Tuesday, September 8, 2009

Nueva Vizcaya - going beyond Imugan to explore the magical pine forest of Salacsac

We woke up to a good weather the following morning after a good night's sleep, overshooting our target wake up call of 6.30 by almost two hours. Then again, it was nice to catch up on sleep, especially when nature provides your air conditioning. Our second day was alloted to going to the pine forest. The previous day, we had made arrangements to go through the Malico pass enroute to Salacsac via two tricycles. Alas, there was no tricycle available. But through the kindness and resourcefulness of the dormitory caretaker, we were able to hire a jeepney.Nueva Vizcaya Salacsac Trail Lone TreeMuch of the 10 kilometer road passing thru Malico is rough. I asked our driver if the reason for the name "Malico" is because of the way the road snakes and winds through the mountainsides. He laughingly nodded and along way, he points to an AUV which narrowly escaped certain mishap, miraculously because of a small tree that blocked its fall. The ravines are glaringly treacherous with no side bar or concrete barrier to break one's fall.Nueva Vizcaya Salacsac Trail Pine TreeThe area, according to my buddy, Ironwulf, is still Kalahan ancestral territory. Malico also has a historied past, the site where thousands of American, Japanese and Filipino soldiers perished during the Second World War. After around 45 minutes, we negotiated a path up to a school. we thank the heavens that the previous days were relatively rain-free. Otherwise, we would be hiking early as the dirt road would be too slippery for our jeep to negotiate. The path to the forest is clearly-marked and as cliche-ish as it may sound, the view is just amazing with verdant mountains stretching as far as the eyes can see.Nueva Vizcaya Salacsac Dining under the PinesIn under an hour, we hiked up to the abandoned school of Santa Rosa. Up a hilly terrain, we decided to unpack our lunch of adobo and kangkong, eating with a panoramic view of Dagupan and Itogon. It was not even 1pm when the clouds began to roll in and cover the forest in a fog-like shroud, a scene that seem to come out of Lord of the Rings.Nueva Vizcaya Santa Rosa Abandoned Elementary SchoolAs we got to our waiting jeepney at the Malico ridge, the air was heavy with moisture. the rains came down on our way back to imugan town proper. It was tempting to head back to slumberland after a morning at the magical Salacsac forest.Nueva Vizcaya Salacsac Foggy Forest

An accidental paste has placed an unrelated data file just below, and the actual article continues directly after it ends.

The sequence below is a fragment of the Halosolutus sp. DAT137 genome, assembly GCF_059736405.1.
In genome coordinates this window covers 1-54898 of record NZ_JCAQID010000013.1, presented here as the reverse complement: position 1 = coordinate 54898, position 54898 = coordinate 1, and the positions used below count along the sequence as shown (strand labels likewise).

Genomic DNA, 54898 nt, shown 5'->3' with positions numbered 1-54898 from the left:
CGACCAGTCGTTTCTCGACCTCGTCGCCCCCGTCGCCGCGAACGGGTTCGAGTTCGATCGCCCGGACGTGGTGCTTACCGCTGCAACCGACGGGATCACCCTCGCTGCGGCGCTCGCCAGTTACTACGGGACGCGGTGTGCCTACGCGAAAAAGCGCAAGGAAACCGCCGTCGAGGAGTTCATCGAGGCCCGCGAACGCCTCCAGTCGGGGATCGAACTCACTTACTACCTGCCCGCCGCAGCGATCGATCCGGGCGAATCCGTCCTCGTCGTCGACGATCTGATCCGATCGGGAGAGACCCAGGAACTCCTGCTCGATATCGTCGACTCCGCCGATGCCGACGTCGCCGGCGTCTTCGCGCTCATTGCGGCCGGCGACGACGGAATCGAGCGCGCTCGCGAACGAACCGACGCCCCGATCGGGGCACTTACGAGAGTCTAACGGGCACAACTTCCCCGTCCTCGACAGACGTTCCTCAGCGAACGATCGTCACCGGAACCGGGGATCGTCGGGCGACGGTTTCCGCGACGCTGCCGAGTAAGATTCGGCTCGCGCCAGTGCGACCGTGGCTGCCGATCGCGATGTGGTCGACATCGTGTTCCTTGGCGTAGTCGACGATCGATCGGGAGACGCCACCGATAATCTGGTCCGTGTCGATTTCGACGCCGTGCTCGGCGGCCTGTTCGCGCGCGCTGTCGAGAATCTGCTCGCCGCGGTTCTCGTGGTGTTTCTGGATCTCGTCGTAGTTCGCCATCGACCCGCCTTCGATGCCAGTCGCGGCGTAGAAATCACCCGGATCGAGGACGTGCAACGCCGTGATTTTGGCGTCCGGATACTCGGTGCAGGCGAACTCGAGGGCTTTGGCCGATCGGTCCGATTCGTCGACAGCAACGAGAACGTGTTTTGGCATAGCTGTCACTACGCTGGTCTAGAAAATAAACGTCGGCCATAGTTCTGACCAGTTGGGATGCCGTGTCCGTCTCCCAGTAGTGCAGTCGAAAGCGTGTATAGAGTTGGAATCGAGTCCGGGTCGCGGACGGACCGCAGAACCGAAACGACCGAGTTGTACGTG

4 comments:

paoruiz said...

I want to experience the outdoors (i mean, the hardcore outdoors where you really have to camp out and make your own fire) sometime.

dodong flores said...

Hello, Bai Oggie. Superb ang kwento and mga photos. Ganda din ng mga tanawin. Sana may mga guard rails naman ang kalsada diyan pero hindi delikado sa mga sasakyan.

I wonder what have become of Sta. Rosa Primary School, and why is it abandoned?

lagalog said...

Dodong, thanks for dropping by and leaving a comment. I think hindi maalagaan at mapondohan yung road dahil ilang na. About Sta. Rosa Primary School, ang sabi sa amin, the kids have all grown up and the families have moved somewhere else kaya abandoned na siya.

Pao, it's fairly easy to experience that with the proliferation of mountaineering and hiking groups. Yung campfire, hindi na ginagawa yan. Responsible mountaineers cook over stoves kasi campfire can burn forests, it's not part of responsible mountaineering.

Lawstude said...

i miss this place already.

LinkWithin

Related Posts with Thumbnails